It's been a while since I last posted here on Silver Screen and Roll, and the last time you heard from me, I'd had enough. It was time for the Los Angeles Lakers to fire Byron Scott, and I really didn't think anyone could deny it anymore. That was back in November. Part of why I haven't written in so long is there isn't really anything left to say -- it's a joke that the Lakers continue to employ Byron Scott. His reign as Lakers head coach has been nothing short of disastrous, and might be setting a new low for NBA coaches.
Scott is horrible from an X's and O's perspective, he has no consistent defensive scheme in place, he has alienated the young Lakers core, and he's seemingly just along for the ride on the Kobe farewell tour.
Among the chief concerns of Scott's tenure, his mishandling of D'Angelo Russell is at the top of the list. To say that the talented rookie is not on the same page as Byron would be an understatement. On Tuesday night, Byron pulled Russell the last two minutes of the game (in a one possession game). When asked why, Scott said he sat him because he thought he was "trying to take over the game."
This is so mind-numbingly stupid that I'm not even sure where to start. Byron consistently has chastised Russell through the media about "manning up" (because frequently complaining about a 19-year-old's performance through the media is an incredibly manly thing to do) and frequently discusses the importance of aggressiveness, yet when a player tries to "take over the game," this is a bad thing?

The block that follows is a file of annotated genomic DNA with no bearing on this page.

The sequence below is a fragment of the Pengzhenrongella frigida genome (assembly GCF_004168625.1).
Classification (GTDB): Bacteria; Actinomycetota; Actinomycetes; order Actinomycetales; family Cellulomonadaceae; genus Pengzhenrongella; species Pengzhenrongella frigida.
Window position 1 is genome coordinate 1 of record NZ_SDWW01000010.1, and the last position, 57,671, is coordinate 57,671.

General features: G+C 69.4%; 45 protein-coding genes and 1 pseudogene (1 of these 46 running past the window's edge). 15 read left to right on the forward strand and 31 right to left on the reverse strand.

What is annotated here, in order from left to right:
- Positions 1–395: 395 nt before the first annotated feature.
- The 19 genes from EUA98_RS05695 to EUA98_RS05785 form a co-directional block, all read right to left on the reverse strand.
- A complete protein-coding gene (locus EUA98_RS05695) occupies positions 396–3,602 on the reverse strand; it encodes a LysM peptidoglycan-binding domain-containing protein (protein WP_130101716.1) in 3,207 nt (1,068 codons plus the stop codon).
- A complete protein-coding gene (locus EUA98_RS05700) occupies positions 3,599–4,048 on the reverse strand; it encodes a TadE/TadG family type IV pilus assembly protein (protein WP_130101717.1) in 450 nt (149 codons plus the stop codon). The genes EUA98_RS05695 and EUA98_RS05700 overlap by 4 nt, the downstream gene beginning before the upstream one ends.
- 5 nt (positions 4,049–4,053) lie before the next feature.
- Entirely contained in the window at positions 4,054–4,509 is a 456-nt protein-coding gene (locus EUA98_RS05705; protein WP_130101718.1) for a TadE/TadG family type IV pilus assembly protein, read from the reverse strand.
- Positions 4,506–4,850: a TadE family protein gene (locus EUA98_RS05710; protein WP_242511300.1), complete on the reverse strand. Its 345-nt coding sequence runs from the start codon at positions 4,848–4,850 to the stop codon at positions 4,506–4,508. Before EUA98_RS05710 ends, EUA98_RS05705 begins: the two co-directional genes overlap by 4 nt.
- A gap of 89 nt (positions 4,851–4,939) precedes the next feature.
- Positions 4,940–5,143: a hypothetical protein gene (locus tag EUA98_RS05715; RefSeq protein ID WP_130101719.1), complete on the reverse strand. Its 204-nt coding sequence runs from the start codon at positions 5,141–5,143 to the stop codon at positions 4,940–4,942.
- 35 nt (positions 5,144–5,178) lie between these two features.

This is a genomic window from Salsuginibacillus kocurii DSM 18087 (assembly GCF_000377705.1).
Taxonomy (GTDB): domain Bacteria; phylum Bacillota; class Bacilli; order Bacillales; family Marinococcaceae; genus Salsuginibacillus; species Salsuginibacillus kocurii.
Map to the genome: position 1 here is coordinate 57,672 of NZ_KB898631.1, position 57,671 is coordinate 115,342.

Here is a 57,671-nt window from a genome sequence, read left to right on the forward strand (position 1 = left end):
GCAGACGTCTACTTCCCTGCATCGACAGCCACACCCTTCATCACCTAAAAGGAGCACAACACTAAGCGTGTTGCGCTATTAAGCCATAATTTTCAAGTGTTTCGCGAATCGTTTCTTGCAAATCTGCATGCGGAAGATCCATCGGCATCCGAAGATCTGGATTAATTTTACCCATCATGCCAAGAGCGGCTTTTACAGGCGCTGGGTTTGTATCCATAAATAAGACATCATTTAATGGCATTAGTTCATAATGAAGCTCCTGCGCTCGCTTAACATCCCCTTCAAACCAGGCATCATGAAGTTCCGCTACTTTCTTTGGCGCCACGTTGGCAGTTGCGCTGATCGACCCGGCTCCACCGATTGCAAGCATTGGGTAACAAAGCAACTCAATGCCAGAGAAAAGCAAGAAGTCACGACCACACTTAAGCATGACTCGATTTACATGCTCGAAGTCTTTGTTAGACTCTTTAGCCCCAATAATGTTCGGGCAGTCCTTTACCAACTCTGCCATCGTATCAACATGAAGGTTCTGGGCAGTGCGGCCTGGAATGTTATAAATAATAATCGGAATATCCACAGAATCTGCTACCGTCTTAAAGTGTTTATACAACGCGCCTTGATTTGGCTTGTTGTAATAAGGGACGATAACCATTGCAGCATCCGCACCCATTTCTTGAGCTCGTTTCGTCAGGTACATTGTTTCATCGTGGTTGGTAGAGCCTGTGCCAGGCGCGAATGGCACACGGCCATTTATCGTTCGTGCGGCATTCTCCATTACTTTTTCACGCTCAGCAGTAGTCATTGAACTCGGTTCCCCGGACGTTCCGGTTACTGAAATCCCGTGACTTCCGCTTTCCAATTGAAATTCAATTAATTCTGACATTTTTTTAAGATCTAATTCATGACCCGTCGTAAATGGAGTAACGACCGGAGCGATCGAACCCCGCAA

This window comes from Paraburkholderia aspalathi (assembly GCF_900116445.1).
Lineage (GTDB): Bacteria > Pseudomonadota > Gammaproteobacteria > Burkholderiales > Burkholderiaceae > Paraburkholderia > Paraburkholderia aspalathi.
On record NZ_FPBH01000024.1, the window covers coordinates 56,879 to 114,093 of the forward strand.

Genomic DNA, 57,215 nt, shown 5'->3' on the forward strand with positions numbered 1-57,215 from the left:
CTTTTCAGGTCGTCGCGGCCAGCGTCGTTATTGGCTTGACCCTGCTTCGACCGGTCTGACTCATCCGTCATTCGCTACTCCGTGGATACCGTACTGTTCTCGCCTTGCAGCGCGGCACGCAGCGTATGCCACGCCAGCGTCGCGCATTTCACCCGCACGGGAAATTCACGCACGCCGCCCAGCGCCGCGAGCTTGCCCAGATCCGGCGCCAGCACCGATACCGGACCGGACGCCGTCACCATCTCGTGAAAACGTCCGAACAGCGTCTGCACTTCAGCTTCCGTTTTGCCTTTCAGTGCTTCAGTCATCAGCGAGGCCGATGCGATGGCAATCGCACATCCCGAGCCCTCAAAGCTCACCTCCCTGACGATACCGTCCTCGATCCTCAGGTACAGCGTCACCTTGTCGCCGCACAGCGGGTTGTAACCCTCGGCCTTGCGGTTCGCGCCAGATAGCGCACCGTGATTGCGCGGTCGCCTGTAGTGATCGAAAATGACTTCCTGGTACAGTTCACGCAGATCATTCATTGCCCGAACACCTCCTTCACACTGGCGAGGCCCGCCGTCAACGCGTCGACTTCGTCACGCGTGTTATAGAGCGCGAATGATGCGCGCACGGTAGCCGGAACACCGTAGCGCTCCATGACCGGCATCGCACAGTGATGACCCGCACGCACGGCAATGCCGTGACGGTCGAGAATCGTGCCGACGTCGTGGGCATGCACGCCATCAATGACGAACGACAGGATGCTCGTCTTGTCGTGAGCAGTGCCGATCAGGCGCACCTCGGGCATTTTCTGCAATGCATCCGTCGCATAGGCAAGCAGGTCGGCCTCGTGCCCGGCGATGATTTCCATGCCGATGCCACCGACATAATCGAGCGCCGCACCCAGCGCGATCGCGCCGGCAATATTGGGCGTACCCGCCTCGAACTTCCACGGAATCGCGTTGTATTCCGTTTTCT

For the life of me, I can't come up with a good reason for why the Lakers have not pulled the plug yet. Scott is clearly doing significantly more harm than good. At this point, I'm fairly convinced making the head coach a turtle wearing a monocle placed on a stool would be more beneficial than having Byron continue to oversee this young core.
Then again, I never did figure out why he was hired in the first place. We all knew what he was. Those of us that paid any semblance of attention to his previous coaching tenures did, anyway. The only plausible explanation I can think of is that, once they struck out on the major free agents (whom they almost assuredly were trying to pitch the idea of choosing their coach), the Lakers were content with keeping Kobe happy and letting him pick his farewell tour coach. In any case, it would appear the front office severely underestimated the toxic environment that Byron was able to create.
But back to the original question -- why is Byron Scott still the coach of the Lakers? Coming off a franchise-worst 21-win season in 2015, and after adding a decent amount of legitimate NBA talent in the offseason (Williams, Hibbert, Bass, Russell, a healthy Randle, a healthy Kobe) the Lakers are currently on pace to win somewhere between 15 and 16 games. That's about half of the Vegas over/under win total coming into the season (29.5), which we debated in the preseason.
Perhaps the Lakers just want to wait to deal with this issue in the offseason. Maybe they don't want the firing of a coach to detract in any way from this awful Kobe farewell tour, which has had some nice and touching moments, but mostly has been filled with Kobe playing basketball so poorly, you'd prefer to forget it's the same guy that once regularly torched opponents. As I've already argued, they should be acting sooner rather than later on this. My faith in the Lakers' front office continues to wane with each passing moment. It's past time for them to get going on damage control.
Every single day this disaster goes on, the Lakers become more and more of a joke. Unfortunately for us all, it's just not a very funny one.